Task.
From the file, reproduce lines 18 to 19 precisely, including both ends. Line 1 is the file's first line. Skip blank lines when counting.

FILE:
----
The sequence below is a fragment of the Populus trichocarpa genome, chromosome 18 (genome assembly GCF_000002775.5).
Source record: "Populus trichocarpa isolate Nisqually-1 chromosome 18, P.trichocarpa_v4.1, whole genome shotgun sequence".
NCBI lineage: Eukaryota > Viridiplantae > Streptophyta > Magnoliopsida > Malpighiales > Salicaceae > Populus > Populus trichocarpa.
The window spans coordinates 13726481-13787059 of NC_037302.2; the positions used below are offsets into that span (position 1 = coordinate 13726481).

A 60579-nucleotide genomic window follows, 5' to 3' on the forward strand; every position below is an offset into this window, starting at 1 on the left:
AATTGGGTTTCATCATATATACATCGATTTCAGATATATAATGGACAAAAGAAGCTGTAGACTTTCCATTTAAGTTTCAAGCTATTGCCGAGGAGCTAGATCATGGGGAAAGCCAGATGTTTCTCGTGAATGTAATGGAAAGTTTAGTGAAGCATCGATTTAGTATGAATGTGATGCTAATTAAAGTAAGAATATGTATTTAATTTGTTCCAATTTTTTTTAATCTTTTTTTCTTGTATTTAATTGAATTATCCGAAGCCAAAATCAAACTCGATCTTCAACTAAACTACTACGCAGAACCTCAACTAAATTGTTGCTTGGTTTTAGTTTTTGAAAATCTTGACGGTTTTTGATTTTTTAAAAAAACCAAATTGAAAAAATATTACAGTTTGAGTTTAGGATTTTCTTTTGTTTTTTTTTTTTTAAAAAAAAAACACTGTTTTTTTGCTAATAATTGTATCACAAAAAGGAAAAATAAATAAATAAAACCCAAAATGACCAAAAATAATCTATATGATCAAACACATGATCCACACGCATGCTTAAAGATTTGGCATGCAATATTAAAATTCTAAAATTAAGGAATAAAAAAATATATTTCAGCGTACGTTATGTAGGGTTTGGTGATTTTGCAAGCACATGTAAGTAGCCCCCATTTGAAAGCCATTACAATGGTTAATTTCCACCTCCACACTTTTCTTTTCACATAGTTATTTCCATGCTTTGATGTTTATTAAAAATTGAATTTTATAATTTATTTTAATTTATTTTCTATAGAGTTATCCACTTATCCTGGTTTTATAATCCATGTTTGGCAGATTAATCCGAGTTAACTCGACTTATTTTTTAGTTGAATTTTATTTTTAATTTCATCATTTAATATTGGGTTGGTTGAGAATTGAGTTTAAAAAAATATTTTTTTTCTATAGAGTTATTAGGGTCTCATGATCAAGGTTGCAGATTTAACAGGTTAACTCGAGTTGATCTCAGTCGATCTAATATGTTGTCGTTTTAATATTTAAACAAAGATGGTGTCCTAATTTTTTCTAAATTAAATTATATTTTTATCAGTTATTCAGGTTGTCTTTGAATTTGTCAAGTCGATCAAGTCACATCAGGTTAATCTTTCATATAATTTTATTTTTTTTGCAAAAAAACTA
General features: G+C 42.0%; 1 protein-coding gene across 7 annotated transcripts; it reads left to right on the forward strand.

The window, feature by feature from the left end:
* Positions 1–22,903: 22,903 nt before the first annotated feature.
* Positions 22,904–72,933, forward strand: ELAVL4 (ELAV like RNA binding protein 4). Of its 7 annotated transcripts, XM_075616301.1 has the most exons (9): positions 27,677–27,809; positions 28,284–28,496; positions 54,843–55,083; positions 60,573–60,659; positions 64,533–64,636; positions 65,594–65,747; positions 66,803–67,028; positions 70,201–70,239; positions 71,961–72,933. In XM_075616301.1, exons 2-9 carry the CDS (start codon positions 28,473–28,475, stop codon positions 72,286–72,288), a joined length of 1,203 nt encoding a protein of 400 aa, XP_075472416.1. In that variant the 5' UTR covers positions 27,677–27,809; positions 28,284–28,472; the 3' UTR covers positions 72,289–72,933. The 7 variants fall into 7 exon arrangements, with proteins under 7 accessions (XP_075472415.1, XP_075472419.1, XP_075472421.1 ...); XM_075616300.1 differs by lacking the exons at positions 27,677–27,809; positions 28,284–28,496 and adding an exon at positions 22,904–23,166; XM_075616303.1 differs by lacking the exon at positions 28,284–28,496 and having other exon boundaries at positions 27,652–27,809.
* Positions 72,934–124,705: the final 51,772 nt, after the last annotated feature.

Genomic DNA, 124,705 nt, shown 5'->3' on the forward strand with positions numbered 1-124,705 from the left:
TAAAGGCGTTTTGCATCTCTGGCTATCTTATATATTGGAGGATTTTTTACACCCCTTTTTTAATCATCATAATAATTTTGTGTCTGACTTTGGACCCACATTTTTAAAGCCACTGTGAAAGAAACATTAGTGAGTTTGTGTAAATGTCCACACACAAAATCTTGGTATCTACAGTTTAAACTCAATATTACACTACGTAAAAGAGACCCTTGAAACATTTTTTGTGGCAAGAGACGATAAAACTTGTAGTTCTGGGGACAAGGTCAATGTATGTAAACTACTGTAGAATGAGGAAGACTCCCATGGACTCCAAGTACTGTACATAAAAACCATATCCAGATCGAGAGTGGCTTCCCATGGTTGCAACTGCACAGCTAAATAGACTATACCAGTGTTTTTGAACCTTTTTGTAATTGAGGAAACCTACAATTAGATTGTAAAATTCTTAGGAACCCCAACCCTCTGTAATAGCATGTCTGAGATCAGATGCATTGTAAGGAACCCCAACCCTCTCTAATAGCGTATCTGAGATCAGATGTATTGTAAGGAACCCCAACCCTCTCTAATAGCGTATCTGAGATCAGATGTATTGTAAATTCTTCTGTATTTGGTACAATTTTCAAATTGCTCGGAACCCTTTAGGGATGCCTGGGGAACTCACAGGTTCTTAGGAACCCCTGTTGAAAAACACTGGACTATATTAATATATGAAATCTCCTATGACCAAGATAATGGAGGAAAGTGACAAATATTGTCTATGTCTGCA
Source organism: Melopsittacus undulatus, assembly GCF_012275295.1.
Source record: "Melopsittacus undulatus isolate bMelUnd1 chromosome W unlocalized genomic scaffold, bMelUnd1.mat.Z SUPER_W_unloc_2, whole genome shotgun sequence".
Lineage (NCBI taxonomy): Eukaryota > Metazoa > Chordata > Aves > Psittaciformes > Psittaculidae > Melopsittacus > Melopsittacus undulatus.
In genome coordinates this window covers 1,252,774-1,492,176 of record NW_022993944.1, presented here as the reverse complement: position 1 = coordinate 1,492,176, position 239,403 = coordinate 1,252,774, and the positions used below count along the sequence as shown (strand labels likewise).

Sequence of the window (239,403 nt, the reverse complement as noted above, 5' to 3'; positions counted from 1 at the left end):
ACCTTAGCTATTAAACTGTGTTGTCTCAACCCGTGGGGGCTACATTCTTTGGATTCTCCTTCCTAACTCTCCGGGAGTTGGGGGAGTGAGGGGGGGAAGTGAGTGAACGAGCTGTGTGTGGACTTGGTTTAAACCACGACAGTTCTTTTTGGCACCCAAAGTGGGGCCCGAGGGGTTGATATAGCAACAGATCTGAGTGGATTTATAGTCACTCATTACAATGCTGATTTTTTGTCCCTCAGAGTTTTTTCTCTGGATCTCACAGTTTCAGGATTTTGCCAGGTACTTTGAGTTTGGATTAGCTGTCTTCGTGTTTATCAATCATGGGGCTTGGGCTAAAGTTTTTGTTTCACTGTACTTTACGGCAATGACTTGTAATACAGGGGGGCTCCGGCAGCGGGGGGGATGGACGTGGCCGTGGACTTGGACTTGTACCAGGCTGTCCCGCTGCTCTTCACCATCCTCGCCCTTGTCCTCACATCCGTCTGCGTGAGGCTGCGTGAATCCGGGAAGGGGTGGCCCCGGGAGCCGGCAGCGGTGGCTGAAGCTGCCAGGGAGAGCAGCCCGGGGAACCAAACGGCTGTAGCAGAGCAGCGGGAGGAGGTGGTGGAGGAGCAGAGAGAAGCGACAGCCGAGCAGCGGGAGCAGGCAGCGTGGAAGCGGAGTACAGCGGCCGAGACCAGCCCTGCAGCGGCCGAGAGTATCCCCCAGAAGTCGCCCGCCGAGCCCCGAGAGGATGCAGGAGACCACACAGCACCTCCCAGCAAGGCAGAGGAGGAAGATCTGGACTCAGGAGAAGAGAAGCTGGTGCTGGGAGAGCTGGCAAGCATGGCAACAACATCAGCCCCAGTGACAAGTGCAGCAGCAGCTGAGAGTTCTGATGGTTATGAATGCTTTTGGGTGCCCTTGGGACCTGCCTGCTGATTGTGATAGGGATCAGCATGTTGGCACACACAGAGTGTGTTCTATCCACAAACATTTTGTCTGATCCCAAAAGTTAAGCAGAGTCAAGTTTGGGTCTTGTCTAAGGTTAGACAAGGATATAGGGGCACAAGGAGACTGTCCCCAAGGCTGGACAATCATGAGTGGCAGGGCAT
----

Sequence of the window (239,403 nt, the reverse complement as noted above, 5' to 3'; positions counted from 1 at the left end):
ACCTTAGCTATTAAACTGTGTTGTCTCAACCCGTGGGGGCTACATTCTTTGGATTCTCCTTCCTAACTCTCCGGGAGTTGGGGGAGTGAGGGGGGGAAGTGAGTGAACGAGCTGTGTGTGGACTTGGTTTAAACCACGACAGTTCTTTTTGGCACCCAAAGTGGGGCCCGAGGGGTTGATATAGCAACAGATCTGAGTGGATTTATAGTCACTCATTACAATGCTGATTTTTTGTCCCTCAGAGTTTTTTCTCTGGATCTCACAGTTTCAGGATTTTGCCAGGTACTTTGAGTTTGGATTAGCTGTCTTCGTGTTTATCAATCATGGGGCTTGGGCTAAAGTTTTTGTTTCACTGTACTTTACGGCAATGACTTGTAATACAGGGGGGCTCCGGCAGCGGGGGGGATGGACGTGGCCGTGGACTTGGACTTGTACCAGGCTGTCCCGCTGCTCTTCACCATCCTCGCCCTTGTCCTCACATCCGTCTGCGTGAGGCTGCGTGAATCCGGGAAGGGGTGGCCCCGGGAGCCGGCAGCGGTGGCTGAAGCTGCCAGGGAGAGCAGCCCGGGGAACCAAACGGCTGTAGCAGAGCAGCGGGAGGAGGTGGTGGAGGAGCAGAGAGAAGCGACAGCCGAGCAGCGGGAGCAGGCAGCGTGGAAGCGGAGTACAGCGGCCGAGACCAGCCCTGCAGCGGCCGAGAGTATCCCCCAGAAGTCGCCCGCCGAGCCCCGAGAGGATGCAGGAGACCACACAGCACCTCCCAGCAAGGCAGAGGAGGAAGATCTGGACTCAGGAGAAGAGAAGCTGGTGCTGGGAGAGCTGGCAAGCATGGCAACAACATCAGCCCCAGTGACAAGTGCAGCAGCAGCTGAGAGTTCTGATGGTTATGAATGCTTTTGGGTGCCCTTGGGACCTGCCTGCTGATTGTGATAGGGATCAGCATGTTGGCACACACAGAGTGTGTTCTATCCACAAACATTTTGTCTGATCCCAAAAGTTAAGCAGAGTCAAGTTTGGGTCTTGTCTAAGGTTAGACAAGGATATAGGGGCACAAGGAGACTGTCCCCAAGGCTGGACAATCATGAGTGGCAGGGCAT